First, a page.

Most people think of cockroaches as disease-carrying, urban pests. The reality in Australia is that none of the 400 or so native species is a serious pest.
Virtually all cockroaches found outside of domestic premises will be native species. One exception is the smokybrown cockroach Periplaneta fuliginosa which is sometimes found in gardens and bush areas near human habitation.
Virtually all terrestrial habitats in Australia have native cockroaches present, including some caves which are host to specialised pale blind and wingless species of cockoaches. There are no aquatic species known.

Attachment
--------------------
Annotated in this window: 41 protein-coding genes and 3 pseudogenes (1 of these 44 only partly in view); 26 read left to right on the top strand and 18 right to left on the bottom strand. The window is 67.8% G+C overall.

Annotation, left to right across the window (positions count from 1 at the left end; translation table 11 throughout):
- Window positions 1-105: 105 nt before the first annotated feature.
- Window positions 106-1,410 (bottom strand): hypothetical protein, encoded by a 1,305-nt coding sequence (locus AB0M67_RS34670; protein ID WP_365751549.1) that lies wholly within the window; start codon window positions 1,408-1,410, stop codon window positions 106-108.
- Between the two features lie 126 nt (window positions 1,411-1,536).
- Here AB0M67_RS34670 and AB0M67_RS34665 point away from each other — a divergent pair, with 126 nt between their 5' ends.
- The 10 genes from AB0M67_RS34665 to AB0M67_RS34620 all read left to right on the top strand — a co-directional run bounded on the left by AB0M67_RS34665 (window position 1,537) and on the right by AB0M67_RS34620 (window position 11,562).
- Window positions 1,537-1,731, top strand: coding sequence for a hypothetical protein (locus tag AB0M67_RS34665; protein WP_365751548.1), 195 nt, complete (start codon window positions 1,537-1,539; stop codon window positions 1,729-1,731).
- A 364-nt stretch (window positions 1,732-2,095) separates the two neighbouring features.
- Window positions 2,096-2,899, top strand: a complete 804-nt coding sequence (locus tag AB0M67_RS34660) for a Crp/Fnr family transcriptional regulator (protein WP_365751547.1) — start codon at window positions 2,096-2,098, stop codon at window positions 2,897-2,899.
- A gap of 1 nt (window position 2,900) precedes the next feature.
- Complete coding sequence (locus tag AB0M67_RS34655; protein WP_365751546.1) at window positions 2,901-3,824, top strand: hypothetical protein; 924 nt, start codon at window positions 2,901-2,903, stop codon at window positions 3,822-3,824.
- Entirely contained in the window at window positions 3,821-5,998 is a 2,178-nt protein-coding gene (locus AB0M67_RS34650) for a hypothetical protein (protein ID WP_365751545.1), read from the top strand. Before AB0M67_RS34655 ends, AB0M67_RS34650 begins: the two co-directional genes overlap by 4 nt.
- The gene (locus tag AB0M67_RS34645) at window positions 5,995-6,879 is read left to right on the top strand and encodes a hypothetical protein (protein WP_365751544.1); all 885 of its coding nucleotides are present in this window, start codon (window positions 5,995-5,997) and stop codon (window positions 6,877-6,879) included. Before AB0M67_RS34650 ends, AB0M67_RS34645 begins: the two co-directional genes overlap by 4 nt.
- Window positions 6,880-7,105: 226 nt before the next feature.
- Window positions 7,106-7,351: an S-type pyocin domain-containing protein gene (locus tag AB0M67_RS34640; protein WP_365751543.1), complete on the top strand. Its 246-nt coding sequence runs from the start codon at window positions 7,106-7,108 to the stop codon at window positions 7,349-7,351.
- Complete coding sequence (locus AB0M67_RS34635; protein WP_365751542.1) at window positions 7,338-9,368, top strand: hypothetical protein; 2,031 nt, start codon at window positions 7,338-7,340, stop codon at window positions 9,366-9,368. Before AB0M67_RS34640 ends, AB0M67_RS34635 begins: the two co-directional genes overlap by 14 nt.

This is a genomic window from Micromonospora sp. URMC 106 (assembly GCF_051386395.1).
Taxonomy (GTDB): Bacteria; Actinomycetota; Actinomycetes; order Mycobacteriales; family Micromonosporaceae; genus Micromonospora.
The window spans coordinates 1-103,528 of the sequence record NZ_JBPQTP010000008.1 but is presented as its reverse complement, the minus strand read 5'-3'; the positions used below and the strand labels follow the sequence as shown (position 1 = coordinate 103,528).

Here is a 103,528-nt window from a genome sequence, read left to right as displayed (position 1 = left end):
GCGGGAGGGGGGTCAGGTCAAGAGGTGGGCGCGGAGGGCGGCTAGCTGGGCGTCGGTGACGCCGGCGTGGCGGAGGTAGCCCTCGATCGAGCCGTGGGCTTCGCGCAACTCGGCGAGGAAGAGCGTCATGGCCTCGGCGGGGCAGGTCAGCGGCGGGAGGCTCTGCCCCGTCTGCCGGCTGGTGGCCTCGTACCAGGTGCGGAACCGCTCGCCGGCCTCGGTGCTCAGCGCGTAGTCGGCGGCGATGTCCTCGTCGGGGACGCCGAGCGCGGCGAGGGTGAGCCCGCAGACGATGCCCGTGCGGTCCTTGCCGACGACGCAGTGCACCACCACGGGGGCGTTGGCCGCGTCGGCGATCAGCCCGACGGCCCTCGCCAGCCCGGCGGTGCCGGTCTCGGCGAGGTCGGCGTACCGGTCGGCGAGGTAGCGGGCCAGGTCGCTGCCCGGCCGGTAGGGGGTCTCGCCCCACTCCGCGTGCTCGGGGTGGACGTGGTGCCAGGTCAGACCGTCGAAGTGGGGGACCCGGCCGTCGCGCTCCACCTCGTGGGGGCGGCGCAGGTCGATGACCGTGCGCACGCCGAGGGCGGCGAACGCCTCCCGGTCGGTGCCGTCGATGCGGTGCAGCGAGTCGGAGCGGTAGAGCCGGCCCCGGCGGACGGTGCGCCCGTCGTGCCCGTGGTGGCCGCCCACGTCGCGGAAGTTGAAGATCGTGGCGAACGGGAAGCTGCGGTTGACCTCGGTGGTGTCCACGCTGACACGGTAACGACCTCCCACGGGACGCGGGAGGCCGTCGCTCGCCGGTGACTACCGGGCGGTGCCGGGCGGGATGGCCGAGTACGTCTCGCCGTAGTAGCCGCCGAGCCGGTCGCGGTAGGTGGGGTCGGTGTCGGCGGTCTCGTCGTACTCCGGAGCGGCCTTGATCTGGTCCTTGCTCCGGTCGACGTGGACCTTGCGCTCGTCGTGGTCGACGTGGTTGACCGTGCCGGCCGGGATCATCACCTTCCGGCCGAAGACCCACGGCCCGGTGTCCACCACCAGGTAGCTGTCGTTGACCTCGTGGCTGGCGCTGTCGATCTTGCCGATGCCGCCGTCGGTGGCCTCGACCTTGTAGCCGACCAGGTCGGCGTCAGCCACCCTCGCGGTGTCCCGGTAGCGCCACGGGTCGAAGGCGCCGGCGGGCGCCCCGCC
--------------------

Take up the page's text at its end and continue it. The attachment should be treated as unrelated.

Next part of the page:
Australia including islands
Feeding and diet
Native cockroaches feed in trees on pollen, bark and leaf material. Some species in the genus Panesthia have adapted to eating decomposing wood, and have similar micro-organisms in their gut as those found in termites (Order Isoptera).
Other behaviours and adaptations
Many native species are diurnal (active during the day), and can be found basking on vegetation and stones, but even more are nocturnal.
Native cockroaches are an important part of the food web in many natural habitats, being eaten by invertebrates as well as mammals, frogs and reptiles. To repel predators, some species produce a pungent smell. Some of the wood eating cockroaches also play an important role as decomposers.